Reports need to be produced from the stored values for each batch/work order.

The reports have both graphical and text information related to the work-order under which the process was performed.


Temperature profiles for all the heating equipment is controlled with Watlow, Protocol, West or equivalent PID controllers.

These controllers have multiple profiles loaded (soak, heat and cool) which are pre-programmed by manufacturing engineers and manually selected by an operator at runtime.

At some point in the future, YoMax desires to attain better control of processes, either through direct control of process equipment or through communication with PID controllers within the process equipment.

Proposed System

Key Features

  • Brings a legacy system, regardless of vintage, into a standardized, modern and reliable monitoring and control system.
  • Uses industry standard, robust components (National Instruments).
  • Uses industry standard software (LabView) to monitor, collect and store data.
  • Human resources are widely available with know-how in this hardware and software
  • Uses robust digital data communications with host computer (Ethernet).
  • Labview software provides capability to collect data, but also to monitor process in real time and alert operators/shop floor supervisors of process health.
  • System can be expanded to control processes (in addition to monitoring) with only the addition of analog and digital output modules to proposed data access points (multi-slot) and LabView software modules.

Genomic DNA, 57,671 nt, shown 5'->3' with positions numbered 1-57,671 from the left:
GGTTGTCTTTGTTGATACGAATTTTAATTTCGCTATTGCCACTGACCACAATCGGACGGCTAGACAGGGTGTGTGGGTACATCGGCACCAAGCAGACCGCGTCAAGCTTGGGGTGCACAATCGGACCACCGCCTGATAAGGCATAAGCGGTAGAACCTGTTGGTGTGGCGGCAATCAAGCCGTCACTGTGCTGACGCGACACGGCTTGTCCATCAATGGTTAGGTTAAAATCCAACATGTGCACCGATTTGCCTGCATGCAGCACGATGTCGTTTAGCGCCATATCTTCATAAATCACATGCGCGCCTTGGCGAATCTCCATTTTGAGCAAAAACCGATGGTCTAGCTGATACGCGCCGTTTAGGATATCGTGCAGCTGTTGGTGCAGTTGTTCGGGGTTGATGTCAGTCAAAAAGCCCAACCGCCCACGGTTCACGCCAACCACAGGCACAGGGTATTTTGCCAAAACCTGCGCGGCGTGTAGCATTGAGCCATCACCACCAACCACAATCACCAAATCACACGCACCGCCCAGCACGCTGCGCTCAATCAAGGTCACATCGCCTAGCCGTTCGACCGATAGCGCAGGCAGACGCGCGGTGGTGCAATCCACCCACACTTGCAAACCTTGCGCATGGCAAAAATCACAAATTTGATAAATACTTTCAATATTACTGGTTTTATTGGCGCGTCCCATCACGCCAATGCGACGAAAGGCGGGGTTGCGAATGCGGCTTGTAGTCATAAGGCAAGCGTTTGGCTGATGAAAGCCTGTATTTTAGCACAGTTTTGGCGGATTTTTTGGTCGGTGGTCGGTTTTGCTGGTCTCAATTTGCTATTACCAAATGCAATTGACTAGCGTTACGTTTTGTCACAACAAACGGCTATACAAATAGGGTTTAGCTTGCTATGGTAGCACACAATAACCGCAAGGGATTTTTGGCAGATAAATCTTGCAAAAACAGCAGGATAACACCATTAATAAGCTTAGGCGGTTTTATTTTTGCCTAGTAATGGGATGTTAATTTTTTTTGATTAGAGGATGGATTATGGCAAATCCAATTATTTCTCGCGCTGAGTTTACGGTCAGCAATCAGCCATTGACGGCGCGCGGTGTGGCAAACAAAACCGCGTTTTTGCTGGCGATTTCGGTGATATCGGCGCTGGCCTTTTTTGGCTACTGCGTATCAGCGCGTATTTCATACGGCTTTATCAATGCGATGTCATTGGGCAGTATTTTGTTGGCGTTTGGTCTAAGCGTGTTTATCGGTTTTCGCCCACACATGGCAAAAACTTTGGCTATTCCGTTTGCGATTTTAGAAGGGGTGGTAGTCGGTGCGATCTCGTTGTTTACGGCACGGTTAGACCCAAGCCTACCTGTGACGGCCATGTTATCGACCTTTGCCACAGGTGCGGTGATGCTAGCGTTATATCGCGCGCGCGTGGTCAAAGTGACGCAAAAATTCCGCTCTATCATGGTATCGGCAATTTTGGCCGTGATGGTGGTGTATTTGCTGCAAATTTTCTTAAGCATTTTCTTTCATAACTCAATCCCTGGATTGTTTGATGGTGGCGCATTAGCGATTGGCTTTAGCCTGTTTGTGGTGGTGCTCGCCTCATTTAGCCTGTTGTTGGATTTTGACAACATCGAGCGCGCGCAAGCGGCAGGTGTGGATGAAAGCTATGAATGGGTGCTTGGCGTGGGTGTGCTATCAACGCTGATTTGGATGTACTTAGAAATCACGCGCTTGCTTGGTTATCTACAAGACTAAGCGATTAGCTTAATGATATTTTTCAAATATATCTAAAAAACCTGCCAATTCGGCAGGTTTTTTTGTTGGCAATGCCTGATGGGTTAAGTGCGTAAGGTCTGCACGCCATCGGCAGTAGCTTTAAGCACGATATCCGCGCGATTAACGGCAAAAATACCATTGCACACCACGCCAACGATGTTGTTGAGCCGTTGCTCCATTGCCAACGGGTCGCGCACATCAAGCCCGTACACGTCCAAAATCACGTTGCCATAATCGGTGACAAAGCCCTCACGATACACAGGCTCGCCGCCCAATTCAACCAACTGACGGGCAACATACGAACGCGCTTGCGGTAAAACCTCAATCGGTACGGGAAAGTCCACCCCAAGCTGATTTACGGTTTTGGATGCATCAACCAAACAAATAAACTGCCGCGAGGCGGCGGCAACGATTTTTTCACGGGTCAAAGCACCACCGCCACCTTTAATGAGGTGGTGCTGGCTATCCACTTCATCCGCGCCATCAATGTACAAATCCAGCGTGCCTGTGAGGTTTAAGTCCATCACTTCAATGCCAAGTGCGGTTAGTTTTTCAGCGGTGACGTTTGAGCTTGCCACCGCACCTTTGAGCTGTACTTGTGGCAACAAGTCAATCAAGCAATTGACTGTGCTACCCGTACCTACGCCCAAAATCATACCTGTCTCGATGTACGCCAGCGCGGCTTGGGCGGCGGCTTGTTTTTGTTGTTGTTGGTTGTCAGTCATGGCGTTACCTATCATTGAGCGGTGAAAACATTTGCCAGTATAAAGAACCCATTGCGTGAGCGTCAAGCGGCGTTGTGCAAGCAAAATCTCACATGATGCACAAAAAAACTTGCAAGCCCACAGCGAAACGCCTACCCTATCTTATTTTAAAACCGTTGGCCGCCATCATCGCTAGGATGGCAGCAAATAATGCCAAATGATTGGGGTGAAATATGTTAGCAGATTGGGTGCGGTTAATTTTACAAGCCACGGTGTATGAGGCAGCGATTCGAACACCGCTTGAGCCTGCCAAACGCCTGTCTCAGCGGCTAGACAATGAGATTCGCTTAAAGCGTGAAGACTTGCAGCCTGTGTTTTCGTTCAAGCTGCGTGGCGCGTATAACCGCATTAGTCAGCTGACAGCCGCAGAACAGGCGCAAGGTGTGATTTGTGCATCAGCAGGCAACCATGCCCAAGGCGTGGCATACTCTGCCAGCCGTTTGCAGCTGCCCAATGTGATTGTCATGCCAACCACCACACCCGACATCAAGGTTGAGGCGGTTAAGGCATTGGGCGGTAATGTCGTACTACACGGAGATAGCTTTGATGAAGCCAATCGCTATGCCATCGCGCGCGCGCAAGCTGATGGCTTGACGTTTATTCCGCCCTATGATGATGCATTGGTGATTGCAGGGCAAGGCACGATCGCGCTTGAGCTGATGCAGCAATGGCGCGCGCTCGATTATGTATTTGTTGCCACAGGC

The Labview system provides a central control and monitoring point for all processes on manufacturing floor
  • Each process center on the floor has a control panel in Labview (virtual control panel)
  • A process center can be one piece of equipment (e.g. autoclave) or a collection of equipment (e.g. epoxy heater, oil heater and high-pressure mold) working together.
  • The control panel can contain one or more IDAPs representing each piece of equipment within the process center
  • Each control panel can have have one or more process recipes which define (as a function of time) what specific process variables are read and what control signals are sent to the equipment through the IDAP(s) associated with the process center.
  • Each control panel has a set of process control limits associated with the process recipe.  These limits are entered into the panel for each process variable monitored (temperature, pressure, etc.) from the IDAP(s) as a function of time and saved as a process profile.